Please stop calling me…Unless you’re my credit union
T-C-P-A. This four letter acronym invokes a lot of fear in credit unions across the country. Most of that fear is based on the very real risk of facing a lawsuit for alleged violations of the Telephone Consumer Protection Act (TCPA). There are individuals known as “TCPA trolls” who have made a lot of money filing TCPA lawsuits against those institutions that have intentionally or unintentionally placed calls (including text messages) to their numbers. Plaintiffs’ attorneys were quick to notice this trend and have profited greatly from the skyrocketing number of TCPA cases in recent years.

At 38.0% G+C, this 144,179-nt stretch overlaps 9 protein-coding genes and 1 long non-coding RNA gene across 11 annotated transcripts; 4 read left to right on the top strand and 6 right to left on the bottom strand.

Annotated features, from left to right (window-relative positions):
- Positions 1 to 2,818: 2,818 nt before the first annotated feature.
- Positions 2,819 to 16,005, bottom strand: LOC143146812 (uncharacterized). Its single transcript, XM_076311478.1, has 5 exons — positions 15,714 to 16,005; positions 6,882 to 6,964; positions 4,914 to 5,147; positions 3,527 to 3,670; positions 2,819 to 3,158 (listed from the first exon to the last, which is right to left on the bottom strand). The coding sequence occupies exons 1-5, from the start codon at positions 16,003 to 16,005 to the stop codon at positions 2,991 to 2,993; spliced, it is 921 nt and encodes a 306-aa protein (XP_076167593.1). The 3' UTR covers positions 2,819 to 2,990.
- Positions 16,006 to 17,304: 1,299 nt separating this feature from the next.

For starters, Congress enacted the TCPA in 1991. That’s right, 26 years ago. Considering all of the technological advancements since the ’90s, it is no surprise that the Act is in serious need of modernization. The Federal Communications Commission (FCC) has issued several orders since then attempting to clarify the TCPA’s vague language, including in 2003, 2012, and (this one is a doozy) 2015. Shortly after the FCC’s 2015 Declaratory Ruling and Order (2015 Order), NAFCU detailed the background and details of the FCC’s proclamation on this blog. Since then, NAFCU has been very vocal about its concerns with the following aspects of the 2015 Order and the FCC’s TCPA regulations generally: (1) the restrictive free-to-end-user exemption; (2) the overly-expansive definition of “automatic telephone dialing system” (autodialers); (3) antiquated distinctions between mobile and residential phones; (4) the very vague standard for revoking previous consent; and (5) a lack of flexibility with regard to reassigned numbers.continue reading »